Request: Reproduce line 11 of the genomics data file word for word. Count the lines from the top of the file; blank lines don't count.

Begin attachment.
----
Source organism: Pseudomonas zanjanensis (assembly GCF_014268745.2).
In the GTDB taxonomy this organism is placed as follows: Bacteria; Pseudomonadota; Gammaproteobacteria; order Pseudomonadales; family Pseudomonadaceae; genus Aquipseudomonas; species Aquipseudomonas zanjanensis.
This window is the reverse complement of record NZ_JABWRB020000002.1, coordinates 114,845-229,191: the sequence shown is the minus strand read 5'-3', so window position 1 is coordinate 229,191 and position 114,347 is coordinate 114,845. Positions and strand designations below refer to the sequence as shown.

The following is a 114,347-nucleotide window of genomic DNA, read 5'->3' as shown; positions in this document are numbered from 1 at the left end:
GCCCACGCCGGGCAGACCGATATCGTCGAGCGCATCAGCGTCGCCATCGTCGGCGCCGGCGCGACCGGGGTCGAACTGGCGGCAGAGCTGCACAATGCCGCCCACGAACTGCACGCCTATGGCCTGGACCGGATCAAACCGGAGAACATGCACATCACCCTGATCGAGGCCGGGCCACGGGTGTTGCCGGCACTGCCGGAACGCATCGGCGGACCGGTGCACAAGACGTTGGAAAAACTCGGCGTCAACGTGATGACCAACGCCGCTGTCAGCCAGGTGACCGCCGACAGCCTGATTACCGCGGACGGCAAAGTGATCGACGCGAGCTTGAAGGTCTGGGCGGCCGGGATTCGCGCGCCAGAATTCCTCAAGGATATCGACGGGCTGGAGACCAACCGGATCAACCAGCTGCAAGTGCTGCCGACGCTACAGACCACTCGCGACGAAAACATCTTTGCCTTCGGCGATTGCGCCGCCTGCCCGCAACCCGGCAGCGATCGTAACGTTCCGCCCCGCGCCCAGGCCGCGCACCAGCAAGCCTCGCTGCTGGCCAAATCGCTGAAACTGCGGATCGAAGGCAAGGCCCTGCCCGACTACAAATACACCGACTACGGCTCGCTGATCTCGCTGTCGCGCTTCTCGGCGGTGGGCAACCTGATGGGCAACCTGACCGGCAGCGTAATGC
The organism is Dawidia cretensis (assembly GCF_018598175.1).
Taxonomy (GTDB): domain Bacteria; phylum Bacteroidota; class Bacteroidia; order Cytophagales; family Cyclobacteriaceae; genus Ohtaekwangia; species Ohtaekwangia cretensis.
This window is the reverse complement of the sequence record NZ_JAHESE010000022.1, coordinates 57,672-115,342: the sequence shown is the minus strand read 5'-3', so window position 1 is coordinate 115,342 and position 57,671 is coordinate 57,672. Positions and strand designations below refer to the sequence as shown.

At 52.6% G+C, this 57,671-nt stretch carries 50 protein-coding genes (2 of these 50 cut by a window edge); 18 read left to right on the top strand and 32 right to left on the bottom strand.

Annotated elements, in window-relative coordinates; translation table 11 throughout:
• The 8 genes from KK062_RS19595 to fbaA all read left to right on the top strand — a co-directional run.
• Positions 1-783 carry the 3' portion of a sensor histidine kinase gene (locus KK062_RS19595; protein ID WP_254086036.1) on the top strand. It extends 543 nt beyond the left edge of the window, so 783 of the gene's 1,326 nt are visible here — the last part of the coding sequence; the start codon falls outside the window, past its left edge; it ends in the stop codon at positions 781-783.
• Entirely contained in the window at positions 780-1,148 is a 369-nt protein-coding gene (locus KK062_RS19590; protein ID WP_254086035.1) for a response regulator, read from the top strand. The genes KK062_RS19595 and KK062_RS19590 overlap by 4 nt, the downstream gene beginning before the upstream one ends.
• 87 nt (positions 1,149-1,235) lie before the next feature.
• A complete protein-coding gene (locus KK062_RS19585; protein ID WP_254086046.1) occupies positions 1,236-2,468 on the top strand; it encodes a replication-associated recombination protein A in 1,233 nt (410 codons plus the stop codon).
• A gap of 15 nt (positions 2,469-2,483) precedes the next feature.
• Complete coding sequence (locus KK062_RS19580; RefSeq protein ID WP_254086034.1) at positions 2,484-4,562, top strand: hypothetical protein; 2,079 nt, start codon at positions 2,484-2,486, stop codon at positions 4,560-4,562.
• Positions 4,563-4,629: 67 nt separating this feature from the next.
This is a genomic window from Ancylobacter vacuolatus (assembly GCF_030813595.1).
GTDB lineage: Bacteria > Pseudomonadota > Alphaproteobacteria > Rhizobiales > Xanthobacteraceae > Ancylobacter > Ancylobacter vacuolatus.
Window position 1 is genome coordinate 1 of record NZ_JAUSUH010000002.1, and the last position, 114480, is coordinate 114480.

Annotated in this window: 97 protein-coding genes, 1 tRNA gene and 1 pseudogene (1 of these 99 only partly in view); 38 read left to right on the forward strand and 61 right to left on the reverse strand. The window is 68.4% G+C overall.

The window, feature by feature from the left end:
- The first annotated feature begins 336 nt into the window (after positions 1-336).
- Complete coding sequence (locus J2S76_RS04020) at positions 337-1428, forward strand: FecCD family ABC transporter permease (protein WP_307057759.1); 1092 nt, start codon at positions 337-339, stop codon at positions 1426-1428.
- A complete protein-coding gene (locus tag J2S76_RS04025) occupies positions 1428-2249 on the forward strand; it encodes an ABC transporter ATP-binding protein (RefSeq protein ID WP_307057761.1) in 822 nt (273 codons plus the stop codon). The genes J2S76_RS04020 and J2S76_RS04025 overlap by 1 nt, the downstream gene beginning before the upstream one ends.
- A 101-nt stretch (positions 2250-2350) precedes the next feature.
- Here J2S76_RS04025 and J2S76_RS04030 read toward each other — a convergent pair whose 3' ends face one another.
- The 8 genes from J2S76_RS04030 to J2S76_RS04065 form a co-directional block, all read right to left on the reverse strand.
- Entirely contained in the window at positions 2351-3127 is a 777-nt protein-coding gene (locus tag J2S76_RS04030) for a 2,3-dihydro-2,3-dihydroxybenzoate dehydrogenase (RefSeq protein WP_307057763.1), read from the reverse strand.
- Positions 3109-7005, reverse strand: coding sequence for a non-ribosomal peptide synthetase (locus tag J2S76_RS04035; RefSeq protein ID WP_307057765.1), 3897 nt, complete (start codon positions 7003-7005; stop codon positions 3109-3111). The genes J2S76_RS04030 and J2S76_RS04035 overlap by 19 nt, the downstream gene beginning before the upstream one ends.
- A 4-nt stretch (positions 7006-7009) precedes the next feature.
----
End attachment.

• The 8 genes from KK062_RS19595 to fbaA all read left to right on the top strand — a co-directional run.